55 pages 1 hour read

John Fowles

The Collector

Fiction | Novel | Adult | Published in 1963

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Character Analysis

Frederick Clegg

Frederick is an orphan from a working-class background. His father had an alcohol addiction, and it is suggested his mother was a sex worker. His Uncle Dick, the only person who loves Frederick, dies when Frederick is 15. Frederick grows up with a deep resentment of his low-class status and bitterness that no matter how much money he has, English society will never accept him as bourgeois because of his lack of cultural education.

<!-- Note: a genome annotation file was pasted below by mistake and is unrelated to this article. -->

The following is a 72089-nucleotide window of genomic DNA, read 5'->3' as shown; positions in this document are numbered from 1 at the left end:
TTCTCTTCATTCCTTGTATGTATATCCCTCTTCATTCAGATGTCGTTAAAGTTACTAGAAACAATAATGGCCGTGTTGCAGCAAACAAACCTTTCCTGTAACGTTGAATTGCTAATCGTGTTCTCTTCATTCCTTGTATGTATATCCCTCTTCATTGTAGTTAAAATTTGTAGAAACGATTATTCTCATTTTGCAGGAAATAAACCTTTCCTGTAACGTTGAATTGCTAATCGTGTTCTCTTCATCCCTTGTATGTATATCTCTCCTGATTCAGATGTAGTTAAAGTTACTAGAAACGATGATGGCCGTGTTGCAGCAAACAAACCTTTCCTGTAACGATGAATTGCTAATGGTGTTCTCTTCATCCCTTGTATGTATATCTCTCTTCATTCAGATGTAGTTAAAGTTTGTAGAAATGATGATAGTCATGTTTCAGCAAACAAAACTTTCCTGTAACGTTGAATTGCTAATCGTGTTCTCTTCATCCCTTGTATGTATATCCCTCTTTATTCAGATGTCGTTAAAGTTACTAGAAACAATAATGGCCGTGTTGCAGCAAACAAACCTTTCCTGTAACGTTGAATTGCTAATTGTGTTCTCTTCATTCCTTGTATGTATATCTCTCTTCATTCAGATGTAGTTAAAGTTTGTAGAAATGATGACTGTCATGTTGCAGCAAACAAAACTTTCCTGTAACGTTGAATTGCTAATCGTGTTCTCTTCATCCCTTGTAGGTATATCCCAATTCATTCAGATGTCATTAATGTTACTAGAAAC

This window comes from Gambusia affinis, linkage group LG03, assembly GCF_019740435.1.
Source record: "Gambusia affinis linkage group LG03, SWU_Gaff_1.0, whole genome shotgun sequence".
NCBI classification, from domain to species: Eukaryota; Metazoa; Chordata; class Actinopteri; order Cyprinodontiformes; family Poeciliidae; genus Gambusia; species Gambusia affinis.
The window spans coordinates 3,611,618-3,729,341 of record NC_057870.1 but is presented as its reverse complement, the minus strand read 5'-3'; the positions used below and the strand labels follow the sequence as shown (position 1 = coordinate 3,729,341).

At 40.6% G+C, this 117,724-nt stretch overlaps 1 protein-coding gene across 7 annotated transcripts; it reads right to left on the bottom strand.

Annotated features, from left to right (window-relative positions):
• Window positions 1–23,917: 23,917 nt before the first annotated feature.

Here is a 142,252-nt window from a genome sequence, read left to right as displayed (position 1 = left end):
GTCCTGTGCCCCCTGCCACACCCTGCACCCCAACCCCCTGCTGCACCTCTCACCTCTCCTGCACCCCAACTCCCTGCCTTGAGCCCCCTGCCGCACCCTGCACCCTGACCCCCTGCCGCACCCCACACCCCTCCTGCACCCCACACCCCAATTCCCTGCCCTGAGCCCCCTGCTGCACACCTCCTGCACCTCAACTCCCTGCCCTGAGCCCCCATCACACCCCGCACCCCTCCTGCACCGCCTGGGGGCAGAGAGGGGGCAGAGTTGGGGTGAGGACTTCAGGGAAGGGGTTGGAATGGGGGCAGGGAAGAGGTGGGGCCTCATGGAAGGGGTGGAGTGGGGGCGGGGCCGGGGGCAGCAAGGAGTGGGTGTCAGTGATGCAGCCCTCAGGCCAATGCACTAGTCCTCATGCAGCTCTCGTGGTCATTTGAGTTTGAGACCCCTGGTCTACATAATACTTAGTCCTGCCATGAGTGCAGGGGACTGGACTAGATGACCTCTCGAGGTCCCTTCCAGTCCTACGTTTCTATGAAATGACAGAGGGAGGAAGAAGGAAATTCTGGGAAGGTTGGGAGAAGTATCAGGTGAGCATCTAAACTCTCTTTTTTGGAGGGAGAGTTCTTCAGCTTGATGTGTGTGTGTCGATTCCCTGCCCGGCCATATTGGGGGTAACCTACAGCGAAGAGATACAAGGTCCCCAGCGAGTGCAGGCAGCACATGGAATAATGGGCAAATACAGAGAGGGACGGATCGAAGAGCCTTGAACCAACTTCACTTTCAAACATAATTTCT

Frederick is defined feelings of inferiority tied up in being working class in a highly class-conscious society that condescends to social climbers. Frederick wants to be bourgeois and despises the bourgeoisie for condescending to him; he feels inferior to the bourgeoisie while simultaneously believing that he’s superior—more moral, less pretentious. He subjects himself to Miranda’s insults as a type of self-abasement characteristic that reenacts the way he perceives the world.

Nevertheless, he does his best to adopt a middle-class veneer. Miranda describes Frederick as gangly with mismatched body parts. His stiff hair and overly-formal clothes are manifestations of his overall rigid demeanor, which stems from his fear of speaking or acting contrary to bourgeois manners. Frederick fails to flawlessly adopt this bearing, producing an imitation that gives away his working-class upbringing.